The international medical aid organisation Medecins Sans Frontieres has been abruptly ordered off the Pacific island of Nauru where it was providing mental health services to asylum seekers detained by Australian authorities.
Nauru is home to a large Australian refugee processing centre that has been the centre of intense political scrutiny in recent years, with the indefinite detention of families and reports of substandard facilities leading Amnesty International to label it a “horror”.
The Nauruan government informed the MSF representatives last Friday that their services were no longer required, giving them just 24 hours to vacate the premises. MSF says that it is “deeply concerned” for the wellbeing of detainees in the facility, and called the decision to terminate the contract “grossly irresponsible”.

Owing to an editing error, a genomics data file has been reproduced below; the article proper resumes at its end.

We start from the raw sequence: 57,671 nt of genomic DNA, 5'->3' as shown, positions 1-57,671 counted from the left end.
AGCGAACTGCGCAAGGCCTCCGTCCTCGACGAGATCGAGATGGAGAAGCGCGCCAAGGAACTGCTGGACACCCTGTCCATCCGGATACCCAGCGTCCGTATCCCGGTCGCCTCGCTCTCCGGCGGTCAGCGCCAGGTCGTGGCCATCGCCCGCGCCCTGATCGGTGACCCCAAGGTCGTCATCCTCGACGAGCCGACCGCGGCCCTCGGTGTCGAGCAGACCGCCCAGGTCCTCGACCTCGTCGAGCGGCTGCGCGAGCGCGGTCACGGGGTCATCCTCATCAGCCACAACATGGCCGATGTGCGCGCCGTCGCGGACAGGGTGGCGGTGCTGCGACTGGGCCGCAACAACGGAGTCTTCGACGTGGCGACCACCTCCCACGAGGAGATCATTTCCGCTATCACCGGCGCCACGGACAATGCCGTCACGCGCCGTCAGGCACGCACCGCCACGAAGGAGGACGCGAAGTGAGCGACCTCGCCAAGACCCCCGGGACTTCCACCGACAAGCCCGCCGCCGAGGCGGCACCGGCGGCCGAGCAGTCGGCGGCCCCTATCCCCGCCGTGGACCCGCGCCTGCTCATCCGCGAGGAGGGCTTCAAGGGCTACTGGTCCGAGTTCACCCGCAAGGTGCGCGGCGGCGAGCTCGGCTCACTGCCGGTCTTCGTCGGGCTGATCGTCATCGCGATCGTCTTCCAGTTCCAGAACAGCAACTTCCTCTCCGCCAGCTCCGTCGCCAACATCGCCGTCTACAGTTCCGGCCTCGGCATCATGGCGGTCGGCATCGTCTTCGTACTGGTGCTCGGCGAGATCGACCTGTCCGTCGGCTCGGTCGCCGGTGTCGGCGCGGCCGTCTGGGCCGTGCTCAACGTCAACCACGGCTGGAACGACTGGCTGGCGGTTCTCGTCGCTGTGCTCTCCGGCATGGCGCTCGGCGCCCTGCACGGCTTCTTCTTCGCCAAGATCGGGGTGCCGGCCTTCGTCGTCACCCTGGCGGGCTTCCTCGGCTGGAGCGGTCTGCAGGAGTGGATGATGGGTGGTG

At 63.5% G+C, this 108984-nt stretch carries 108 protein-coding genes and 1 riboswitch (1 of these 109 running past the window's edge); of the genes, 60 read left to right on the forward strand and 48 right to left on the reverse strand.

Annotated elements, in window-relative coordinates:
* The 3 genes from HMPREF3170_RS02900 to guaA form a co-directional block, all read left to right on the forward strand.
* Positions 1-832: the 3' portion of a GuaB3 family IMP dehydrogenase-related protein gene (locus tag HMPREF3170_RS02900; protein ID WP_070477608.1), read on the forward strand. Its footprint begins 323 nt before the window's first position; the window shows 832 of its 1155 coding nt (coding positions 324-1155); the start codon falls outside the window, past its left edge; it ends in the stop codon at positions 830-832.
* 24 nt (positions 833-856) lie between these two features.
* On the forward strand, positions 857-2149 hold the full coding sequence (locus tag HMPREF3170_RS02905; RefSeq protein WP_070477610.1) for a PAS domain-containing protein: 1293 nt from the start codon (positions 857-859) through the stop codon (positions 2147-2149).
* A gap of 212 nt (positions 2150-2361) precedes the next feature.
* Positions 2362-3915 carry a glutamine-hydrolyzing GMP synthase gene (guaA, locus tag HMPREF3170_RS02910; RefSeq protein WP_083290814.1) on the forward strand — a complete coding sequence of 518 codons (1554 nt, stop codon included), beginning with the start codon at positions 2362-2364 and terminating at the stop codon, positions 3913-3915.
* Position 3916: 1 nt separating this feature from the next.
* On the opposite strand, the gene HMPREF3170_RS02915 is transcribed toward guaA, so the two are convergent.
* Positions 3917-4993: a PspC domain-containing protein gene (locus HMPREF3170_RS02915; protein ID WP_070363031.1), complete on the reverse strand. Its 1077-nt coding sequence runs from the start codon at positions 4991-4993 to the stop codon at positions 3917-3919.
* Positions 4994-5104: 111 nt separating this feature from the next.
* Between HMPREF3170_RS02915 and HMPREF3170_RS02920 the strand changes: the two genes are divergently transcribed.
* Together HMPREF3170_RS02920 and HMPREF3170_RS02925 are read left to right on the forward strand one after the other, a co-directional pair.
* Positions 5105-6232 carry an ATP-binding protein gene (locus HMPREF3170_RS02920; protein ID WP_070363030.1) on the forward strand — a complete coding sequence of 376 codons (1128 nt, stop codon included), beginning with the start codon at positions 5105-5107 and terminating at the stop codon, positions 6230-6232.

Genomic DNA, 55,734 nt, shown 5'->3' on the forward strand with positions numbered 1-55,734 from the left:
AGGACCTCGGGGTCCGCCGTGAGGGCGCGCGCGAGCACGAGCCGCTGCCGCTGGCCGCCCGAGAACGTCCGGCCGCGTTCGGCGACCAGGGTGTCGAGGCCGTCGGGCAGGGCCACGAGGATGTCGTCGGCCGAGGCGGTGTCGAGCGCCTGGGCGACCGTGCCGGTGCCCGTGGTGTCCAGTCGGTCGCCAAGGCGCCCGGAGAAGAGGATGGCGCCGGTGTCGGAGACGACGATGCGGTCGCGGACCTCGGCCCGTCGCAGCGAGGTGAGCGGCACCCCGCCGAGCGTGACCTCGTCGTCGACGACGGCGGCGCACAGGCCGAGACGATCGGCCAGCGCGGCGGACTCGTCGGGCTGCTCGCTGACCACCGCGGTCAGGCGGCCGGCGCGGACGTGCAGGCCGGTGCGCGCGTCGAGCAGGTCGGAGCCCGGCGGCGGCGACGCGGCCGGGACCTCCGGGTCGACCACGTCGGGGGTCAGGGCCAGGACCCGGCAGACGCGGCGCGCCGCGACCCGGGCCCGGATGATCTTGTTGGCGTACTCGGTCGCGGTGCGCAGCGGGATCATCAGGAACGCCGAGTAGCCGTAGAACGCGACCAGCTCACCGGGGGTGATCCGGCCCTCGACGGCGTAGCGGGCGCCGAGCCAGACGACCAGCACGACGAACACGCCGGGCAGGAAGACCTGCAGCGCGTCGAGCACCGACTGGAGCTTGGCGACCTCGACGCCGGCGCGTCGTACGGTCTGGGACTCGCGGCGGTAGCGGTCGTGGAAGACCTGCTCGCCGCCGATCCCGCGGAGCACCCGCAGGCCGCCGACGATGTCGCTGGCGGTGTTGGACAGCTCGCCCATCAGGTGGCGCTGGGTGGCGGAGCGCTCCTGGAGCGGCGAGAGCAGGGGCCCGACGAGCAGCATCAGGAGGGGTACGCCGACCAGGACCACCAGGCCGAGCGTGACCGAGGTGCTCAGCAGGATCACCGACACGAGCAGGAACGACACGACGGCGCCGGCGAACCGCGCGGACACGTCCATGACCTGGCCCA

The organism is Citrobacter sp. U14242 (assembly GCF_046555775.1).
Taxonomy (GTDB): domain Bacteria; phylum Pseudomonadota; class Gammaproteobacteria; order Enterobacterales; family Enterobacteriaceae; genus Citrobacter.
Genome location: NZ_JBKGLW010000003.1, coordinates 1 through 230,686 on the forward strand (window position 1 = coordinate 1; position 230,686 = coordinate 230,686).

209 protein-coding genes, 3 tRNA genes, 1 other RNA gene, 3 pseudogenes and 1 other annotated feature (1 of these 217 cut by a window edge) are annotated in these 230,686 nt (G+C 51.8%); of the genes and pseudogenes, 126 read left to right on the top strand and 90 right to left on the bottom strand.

On Thursday the organisation issued a forceful statement calling for all refugees to be immediately evacuated from the island. “[There is] nothing humanitarian about saving people from sea only to leave them in an open-air prison”, the organisation said.
At least 78 patients on Nauru had considered or attempted suicide or self harm, according to MSF representatives.
The Nauruan government hit back on Friday, arguing that MSF had come to Nauru under the guise of health care only to engage in “political activism”.
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